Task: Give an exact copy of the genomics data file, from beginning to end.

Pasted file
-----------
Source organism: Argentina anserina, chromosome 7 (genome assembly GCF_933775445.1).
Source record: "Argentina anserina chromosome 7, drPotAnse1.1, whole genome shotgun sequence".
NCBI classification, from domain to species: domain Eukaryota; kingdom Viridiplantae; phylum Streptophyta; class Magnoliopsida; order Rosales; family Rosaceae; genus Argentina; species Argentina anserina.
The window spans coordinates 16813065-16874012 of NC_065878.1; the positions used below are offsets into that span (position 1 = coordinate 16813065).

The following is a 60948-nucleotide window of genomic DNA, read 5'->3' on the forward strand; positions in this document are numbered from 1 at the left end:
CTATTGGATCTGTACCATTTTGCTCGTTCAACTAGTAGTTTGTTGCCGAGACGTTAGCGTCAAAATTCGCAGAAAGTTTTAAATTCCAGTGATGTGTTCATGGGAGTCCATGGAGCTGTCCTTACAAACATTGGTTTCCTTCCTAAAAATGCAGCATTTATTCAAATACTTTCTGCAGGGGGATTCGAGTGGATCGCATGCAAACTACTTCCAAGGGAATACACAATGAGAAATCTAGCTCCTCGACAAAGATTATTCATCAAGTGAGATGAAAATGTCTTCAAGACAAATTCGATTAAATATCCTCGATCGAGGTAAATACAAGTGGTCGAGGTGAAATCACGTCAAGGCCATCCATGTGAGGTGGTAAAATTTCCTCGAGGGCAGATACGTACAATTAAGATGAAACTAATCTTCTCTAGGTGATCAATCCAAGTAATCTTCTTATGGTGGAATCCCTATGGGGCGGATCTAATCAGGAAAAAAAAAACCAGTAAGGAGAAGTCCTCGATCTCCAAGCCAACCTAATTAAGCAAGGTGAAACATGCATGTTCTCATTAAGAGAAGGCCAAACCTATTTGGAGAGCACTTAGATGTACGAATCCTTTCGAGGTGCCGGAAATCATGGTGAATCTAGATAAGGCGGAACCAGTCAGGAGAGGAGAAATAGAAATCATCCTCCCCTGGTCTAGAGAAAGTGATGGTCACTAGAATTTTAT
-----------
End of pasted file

Source organism: Argentina anserina, chromosome 7 (genome assembly GCF_933775445.1).
Source record: "Argentina anserina chromosome 7, drPotAnse1.1, whole genome shotgun sequence".
NCBI classification, from domain to species: domain Eukaryota; kingdom Viridiplantae; phylum Streptophyta; class Magnoliopsida; order Rosales; family Rosaceae; genus Argentina; species Argentina anserina.
The window spans coordinates 16813065-16874012 of NC_065878.1; the positions used below are offsets into that span (position 1 = coordinate 16813065).

The following is a 60948-nucleotide window of genomic DNA, read 5'->3' on the forward strand; positions in this document are numbered from 1 at the left end:
CTATTGGATCTGTACCATTTTGCTCGTTCAACTAGTAGTTTGTTGCCGAGACGTTAGCGTCAAAATTCGCAGAAAGTTTTAAATTCCAGTGATGTGTTCATGGGAGTCCATGGAGCTGTCCTTACAAACATTGGTTTCCTTCCTAAAAATGCAGCATTTATTCAAATACTTTCTGCAGGGGGATTCGAGTGGATCGCATGCAAACTACTTCCAAGGGAATACACAATGAGAAATCTAGCTCCTCGACAAAGATTATTCATCAAGTGAGATGAAAATGTCTTCAAGACAAATTCGATTAAATATCCTCGATCGAGGTAAATACAAGTGGTCGAGGTGAAATCACGTCAAGGCCATCCATGTGAGGTGGTAAAATTTCCTCGAGGGCAGATACGTACAATTAAGATGAAACTAATCTTCTCTAGGTGATCAATCCAAGTAATCTTCTTATGGTGGAATCCCTATGGGGCGGATCTAATCAGGAAAAAAAAAACCAGTAAGGAGAAGTCCTCGATCTCCAAGCCAACCTAATTAAGCAAGGTGAAACATGCATGTTCTCATTAAGAGAAGGCCAAACCTATTTGGAGAGCACTTAGATGTACGAATCCTTTCGAGGTGCCGGAAATCATGGTGAATCTAGATAAGGCGGAACCAGTCAGGAGAGGAGAAATAGAAATCATCCTCCCCTGGTCTAGAGAAAGTGATGGTCACTAGAATTTTAT